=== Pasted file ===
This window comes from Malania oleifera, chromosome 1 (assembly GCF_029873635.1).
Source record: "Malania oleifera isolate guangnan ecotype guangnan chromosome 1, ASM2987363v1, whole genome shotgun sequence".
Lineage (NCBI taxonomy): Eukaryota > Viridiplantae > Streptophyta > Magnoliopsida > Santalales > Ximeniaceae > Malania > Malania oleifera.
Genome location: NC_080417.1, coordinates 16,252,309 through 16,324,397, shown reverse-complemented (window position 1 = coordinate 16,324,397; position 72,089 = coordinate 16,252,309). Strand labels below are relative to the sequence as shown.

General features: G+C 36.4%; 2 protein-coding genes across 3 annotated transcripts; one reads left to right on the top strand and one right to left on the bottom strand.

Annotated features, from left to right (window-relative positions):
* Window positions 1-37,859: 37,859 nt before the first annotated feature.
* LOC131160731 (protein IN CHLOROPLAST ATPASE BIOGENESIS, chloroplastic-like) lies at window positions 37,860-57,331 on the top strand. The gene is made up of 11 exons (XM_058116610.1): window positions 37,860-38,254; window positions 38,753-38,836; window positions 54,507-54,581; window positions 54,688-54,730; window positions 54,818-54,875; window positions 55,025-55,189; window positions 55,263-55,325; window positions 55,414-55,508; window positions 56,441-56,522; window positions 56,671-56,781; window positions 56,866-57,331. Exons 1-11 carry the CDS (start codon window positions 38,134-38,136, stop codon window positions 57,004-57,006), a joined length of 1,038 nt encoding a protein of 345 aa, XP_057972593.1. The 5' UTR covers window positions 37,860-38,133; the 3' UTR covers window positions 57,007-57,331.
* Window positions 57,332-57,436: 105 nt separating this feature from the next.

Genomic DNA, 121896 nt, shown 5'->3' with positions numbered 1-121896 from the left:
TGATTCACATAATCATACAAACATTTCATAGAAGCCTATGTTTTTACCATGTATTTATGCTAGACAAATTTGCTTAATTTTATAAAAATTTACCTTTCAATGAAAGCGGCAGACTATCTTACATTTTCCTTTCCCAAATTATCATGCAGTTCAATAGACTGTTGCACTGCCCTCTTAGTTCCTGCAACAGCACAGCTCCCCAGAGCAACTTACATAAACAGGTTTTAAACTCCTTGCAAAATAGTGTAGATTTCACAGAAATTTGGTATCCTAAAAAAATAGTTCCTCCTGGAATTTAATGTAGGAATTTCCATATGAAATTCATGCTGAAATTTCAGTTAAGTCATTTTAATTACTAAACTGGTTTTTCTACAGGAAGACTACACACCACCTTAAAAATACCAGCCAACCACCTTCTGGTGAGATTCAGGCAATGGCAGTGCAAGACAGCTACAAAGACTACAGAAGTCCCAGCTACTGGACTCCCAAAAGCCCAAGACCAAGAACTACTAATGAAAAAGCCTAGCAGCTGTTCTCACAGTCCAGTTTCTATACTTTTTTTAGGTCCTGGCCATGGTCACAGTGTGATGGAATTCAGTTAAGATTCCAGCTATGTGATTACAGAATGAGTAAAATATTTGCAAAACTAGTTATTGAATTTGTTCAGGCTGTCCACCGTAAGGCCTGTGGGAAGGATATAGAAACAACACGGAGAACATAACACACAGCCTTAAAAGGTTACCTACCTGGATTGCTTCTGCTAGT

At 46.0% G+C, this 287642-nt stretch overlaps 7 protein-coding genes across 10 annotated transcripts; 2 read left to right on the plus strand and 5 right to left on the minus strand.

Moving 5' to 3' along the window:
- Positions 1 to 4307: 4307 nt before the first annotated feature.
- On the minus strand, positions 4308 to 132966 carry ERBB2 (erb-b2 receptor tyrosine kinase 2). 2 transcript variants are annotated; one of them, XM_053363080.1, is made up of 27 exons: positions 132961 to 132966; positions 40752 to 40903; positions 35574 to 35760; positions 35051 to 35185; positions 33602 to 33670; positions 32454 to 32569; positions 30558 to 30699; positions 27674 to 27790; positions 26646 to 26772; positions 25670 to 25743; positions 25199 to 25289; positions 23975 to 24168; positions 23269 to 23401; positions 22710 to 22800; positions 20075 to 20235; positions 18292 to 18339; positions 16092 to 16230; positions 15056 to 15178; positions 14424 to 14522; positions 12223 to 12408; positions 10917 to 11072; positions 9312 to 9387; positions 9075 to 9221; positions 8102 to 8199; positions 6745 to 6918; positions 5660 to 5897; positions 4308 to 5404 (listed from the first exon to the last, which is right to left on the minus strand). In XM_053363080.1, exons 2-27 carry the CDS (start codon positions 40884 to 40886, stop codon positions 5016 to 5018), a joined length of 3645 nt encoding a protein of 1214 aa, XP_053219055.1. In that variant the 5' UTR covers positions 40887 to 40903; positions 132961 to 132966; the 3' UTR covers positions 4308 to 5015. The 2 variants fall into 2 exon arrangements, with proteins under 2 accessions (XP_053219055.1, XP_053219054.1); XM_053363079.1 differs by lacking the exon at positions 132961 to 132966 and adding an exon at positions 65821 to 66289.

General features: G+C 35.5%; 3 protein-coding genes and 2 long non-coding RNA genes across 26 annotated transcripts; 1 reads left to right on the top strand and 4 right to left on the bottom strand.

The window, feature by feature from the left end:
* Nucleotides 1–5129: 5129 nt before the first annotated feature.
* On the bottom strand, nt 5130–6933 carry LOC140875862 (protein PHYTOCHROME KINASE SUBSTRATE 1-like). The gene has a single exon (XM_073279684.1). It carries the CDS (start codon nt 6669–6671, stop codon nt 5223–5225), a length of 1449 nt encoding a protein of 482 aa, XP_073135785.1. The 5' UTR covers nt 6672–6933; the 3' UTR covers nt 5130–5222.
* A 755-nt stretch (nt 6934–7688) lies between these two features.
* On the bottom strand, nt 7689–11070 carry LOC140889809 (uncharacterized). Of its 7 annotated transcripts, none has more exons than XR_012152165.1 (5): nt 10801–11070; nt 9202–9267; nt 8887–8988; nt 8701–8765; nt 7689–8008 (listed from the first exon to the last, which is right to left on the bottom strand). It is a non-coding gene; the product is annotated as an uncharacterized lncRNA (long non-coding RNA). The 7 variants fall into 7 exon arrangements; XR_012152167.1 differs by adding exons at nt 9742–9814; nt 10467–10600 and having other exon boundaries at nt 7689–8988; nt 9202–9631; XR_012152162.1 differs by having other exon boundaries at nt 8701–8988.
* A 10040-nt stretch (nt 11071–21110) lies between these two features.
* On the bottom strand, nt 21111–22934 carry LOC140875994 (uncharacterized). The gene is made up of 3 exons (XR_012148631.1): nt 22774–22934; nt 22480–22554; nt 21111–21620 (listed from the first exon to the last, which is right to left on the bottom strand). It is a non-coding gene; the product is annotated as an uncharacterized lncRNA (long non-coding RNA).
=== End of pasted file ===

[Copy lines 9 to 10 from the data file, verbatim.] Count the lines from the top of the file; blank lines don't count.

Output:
* Window positions 57,332-57,436: 105 nt separating this feature from the next.

Genomic DNA, 121896 nt, shown 5'->3' with positions numbered 1-121896 from the left: